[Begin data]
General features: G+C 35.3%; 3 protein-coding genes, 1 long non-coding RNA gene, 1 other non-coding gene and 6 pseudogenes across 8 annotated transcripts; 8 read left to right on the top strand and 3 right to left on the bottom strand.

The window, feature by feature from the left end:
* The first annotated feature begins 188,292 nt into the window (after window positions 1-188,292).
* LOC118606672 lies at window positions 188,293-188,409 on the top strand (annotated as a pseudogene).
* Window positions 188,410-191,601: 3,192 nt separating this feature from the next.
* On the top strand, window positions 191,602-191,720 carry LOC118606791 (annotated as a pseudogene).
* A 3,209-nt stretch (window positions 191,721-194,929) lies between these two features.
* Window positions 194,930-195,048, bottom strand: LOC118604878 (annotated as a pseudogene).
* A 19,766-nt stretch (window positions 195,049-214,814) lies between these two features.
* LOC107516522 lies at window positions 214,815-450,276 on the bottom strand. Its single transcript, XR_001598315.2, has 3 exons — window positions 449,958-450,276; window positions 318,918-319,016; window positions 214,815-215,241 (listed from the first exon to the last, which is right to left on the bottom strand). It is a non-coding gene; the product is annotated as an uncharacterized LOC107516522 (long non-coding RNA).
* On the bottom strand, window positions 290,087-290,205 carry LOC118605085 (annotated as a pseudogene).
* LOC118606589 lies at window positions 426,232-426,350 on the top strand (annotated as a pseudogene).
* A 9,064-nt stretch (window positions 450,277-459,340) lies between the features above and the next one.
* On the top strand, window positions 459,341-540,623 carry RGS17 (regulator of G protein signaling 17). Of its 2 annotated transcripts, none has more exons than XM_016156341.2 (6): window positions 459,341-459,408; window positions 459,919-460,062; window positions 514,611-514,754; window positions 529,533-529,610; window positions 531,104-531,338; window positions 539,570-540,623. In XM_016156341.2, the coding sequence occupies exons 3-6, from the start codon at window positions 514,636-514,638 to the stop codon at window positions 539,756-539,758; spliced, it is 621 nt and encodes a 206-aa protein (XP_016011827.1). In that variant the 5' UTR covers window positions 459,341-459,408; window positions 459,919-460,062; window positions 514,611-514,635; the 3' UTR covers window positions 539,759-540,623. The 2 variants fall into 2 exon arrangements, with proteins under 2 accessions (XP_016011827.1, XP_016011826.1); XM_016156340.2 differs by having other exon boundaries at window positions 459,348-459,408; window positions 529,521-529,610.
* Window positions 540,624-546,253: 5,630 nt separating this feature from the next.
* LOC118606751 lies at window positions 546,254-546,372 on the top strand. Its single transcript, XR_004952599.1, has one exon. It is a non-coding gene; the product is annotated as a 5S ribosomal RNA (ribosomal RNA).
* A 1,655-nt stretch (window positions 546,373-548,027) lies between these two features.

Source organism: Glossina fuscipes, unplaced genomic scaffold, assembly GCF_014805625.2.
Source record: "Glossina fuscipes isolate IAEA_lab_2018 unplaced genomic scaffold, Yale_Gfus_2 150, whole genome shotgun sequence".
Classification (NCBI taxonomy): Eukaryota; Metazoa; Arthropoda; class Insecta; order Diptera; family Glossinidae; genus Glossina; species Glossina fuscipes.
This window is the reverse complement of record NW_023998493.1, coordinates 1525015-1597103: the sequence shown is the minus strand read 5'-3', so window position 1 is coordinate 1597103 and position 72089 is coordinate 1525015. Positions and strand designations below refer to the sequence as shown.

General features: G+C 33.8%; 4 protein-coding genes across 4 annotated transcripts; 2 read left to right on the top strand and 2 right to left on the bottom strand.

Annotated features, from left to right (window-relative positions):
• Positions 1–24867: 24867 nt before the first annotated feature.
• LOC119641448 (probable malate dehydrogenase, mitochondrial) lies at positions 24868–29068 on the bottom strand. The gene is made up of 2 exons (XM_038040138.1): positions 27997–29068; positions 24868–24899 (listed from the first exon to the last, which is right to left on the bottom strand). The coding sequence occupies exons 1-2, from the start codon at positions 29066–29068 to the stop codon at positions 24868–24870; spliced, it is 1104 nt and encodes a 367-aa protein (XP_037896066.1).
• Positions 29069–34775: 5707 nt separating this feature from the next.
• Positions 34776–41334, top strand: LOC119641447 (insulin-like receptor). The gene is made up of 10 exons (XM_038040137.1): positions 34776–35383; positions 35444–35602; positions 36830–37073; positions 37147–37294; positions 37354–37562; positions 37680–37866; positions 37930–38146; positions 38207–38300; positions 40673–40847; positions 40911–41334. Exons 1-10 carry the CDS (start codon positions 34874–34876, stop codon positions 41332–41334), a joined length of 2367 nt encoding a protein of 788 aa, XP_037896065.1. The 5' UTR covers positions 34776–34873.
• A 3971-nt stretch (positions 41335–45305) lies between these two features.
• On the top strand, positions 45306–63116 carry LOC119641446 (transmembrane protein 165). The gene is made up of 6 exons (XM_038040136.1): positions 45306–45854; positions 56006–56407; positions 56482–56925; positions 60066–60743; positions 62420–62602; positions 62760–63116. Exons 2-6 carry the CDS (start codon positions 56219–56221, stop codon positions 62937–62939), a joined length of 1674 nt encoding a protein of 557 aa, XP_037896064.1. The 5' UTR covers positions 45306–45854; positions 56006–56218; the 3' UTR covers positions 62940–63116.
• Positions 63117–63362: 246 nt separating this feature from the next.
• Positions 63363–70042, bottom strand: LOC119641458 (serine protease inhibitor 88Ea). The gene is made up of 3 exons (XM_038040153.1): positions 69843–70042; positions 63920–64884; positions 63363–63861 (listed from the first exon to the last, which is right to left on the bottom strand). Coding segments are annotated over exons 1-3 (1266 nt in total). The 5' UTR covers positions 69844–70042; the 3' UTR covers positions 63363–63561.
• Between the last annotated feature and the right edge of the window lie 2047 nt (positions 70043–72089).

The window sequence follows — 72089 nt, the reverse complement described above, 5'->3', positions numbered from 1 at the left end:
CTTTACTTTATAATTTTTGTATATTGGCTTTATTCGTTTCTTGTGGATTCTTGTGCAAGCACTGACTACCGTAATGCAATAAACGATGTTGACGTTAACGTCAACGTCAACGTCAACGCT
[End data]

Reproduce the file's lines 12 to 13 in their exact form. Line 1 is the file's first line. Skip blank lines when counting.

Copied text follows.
* LOC118606589 lies at window positions 426,232-426,350 on the top strand (annotated as a pseudogene).
* A 9,064-nt stretch (window positions 450,277-459,340) lies between the features above and the next one.